In her first interview since resigning in May, former U.S. ambassador to Mexico, Roberta Jacobson, gives a blistering critique of the Trump administration’s “zero-tolerance” immigration agenda. Jacobson tells NPR’s Lulu Garcia-Navarro enforcement actions that result in children being separated from their parents, as well as a recent decision to narrow the definition of what qualifies someone for asylum, are “draconian” and “un-American.”
She says Trump’s immigration policies are among the “many reasons” she chose to resign after serving for less than two years as America’s top diplomat to Mexico.
“It is very difficult to see how these policies either help the United States or the countries from which the migrants are coming,” Jacobson says.
“Unless the administration can address the reasons why migrants from Mexico and Central America are coming to the U.S., she says, “no amount of draconian and frankly, un-American policies, as I believe these are, is really going to make a permanent difference, but it may affect our own standing in the world and certainly in the region.”
Jacobson’s comments add to a chorus of criticism that has faced the administration since April when Attorney General Jeff Sessions outlined “a zero-tolerance policy” in which anyone caught crossing the U.S.-Mexico border illegally would face prosecution. The approach has come under fire as a growing number of children has been separated from their parents as a result of the policy. Between April 19 and the end of May, a total of 1,995 minors were separated from their “alleged adult guardians,” according to the Department of Homeland Security.
Trump has blamed Democrats for “forcing the breakup of families,” yet no law requires children to be taken from their parents if they cross the border illegally. The president has called the separations “cruel,” but when asked about the policy this week, White House spokeswoman Sarah Sanders said “it is very biblical to enforce the law.” Sessions has also cited the Bible in defending the policy.
The administration came under additional criticism this past Monday following a decision by Sessions to impose new limits on who can gain asylum in the U.S., ruling that most migrants fleeing domestic abuse or gang violence will not qualify.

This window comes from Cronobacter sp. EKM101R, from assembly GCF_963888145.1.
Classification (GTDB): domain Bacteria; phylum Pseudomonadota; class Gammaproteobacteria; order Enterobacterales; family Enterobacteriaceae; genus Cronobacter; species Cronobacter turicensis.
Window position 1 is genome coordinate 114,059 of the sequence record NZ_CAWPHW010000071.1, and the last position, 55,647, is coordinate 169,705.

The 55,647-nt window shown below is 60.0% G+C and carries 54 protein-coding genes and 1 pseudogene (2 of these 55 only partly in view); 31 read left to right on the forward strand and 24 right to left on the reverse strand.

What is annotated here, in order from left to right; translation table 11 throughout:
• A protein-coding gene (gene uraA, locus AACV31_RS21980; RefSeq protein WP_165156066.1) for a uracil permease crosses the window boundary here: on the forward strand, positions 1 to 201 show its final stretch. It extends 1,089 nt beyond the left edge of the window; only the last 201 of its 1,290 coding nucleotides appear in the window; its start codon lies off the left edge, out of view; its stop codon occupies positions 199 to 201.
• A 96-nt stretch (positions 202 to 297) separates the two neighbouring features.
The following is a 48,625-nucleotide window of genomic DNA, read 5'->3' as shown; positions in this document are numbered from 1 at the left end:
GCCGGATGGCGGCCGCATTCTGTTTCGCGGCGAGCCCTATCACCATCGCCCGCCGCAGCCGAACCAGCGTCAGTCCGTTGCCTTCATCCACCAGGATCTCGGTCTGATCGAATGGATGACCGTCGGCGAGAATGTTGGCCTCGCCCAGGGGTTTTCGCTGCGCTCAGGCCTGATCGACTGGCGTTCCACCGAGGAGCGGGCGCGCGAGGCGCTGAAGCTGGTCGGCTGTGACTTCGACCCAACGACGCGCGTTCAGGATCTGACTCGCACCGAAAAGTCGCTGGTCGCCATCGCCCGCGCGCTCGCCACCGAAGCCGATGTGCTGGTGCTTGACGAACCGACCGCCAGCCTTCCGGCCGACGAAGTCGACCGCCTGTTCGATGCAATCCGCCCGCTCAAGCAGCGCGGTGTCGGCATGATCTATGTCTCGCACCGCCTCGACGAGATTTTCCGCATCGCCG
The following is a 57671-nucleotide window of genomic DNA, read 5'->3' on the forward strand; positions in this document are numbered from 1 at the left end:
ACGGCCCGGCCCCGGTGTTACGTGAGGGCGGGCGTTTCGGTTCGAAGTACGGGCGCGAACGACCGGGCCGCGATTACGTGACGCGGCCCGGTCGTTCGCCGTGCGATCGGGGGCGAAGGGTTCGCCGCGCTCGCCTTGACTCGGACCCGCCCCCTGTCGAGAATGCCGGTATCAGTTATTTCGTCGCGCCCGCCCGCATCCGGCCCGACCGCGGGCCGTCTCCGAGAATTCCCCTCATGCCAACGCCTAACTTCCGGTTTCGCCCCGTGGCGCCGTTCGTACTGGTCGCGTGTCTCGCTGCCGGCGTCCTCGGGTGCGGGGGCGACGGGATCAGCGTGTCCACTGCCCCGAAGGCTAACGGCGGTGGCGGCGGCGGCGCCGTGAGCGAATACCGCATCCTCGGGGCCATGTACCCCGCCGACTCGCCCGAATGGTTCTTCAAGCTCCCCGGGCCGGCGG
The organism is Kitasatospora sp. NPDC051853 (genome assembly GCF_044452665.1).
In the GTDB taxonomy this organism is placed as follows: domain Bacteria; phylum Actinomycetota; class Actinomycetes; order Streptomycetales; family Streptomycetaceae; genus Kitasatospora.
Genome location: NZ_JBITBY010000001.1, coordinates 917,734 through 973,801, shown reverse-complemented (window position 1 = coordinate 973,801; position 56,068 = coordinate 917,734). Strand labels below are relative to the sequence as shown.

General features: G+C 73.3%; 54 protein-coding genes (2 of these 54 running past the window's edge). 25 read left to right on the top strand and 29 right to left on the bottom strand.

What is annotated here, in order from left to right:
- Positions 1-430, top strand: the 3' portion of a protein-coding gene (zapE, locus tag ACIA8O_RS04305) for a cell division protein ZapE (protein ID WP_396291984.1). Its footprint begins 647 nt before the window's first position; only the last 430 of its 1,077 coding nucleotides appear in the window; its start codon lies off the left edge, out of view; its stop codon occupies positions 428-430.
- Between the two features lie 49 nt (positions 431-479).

Jacobson says, however, that her decision to resign was about more than just immigration alone. She said she encountered “increasing difficulty” in defending the administration’s policies toward Mexico, “and in trying to work in what one might call sort of regular order with the Mexican government, that was quite keen to work with us and quite willing to have a deeper and more productive relationship … only to see that sort of blown up periodically by tweets or rallies about the wall or about characterizing Mexicans.”
Jacobson, who spent more than three decades at the State Department, says she “tried mightily to influence decisions” and establish a more cooperative relationship between the Trump administration and the Mexican government, but said she struggled to do so under former Secretary of State Rex Tillerson, who she called “difficult to reach.”
Jacobson calls Tillerson’s successor, Mike Pompeo, “more accessible in general,” but conceded that she was unfamiliar with his views on Mexico.
The former ambassador says she was also stymied by the White House’s decision to channel recent talks with the Mexican government through Trump’s son-in-law, Jared Kushner. In March, Kushner traveled to Mexico to meet with President Enrique Peña Nieto and Foreign Secretary Luis Videgaray, but according to media reports, Jacobson was not invited to join those conversations.
“It’s always problematic for an ambassador to be left out of meetings like that. It gives me no great joy to admit that,” Jacobson says. “When someone who is clearly the lead on the policy issue on Mexico comes to the capital and you’re not in the meeting with the foreign secretary or the president, it’s a signal to a foreign government that you are not as important, that you can be ignored.”
Jacobson’s comments come as the traditionally close relationship between the U.S. and Mexico has grown increasingly strained. Late last month, the Trump administration said it would impose tariffs of 25 percent on steel from Mexico, and tariffs of 10 percent on aluminum. Mexico hit back days later with tariffs on about $3 billion worth of American pork, steel, cheese and other goods.
Meanwhile, the two countries appear locked in a stalemate over the future of the North American Free Trade Agreement, which Trump is seeking to renegotiate, arguing that it disadvantages American workers.
On the issue of NAFTA, Jacobson says the negotiations are “one of the most difficult uncertainties” facing businesses in Mexico, the U.S. and Canada.
“I’m talking not just about Fortune 500 companies, but the small and medium sized enterprises, the mom and pop stores that export and are part of integrated supply chains,” Jacobson says. “We know a lot about how the auto industry is integrated in North America, but there are dozens of other industries that are very integrated, and if NAFTA were to go away, they’d be adversely affected.”
Jacobson says the U.S. is “testing the limits of our cooperation” with Mexico, and warned that given the perception in Mexico that the government of Peña Nieto has not adequately stood up to Trump, the next administration could be much less accommodating.
“I don’t think there’s any doubt that any president who’s elected in Mexico this July will have to push back harder than the current administration did.”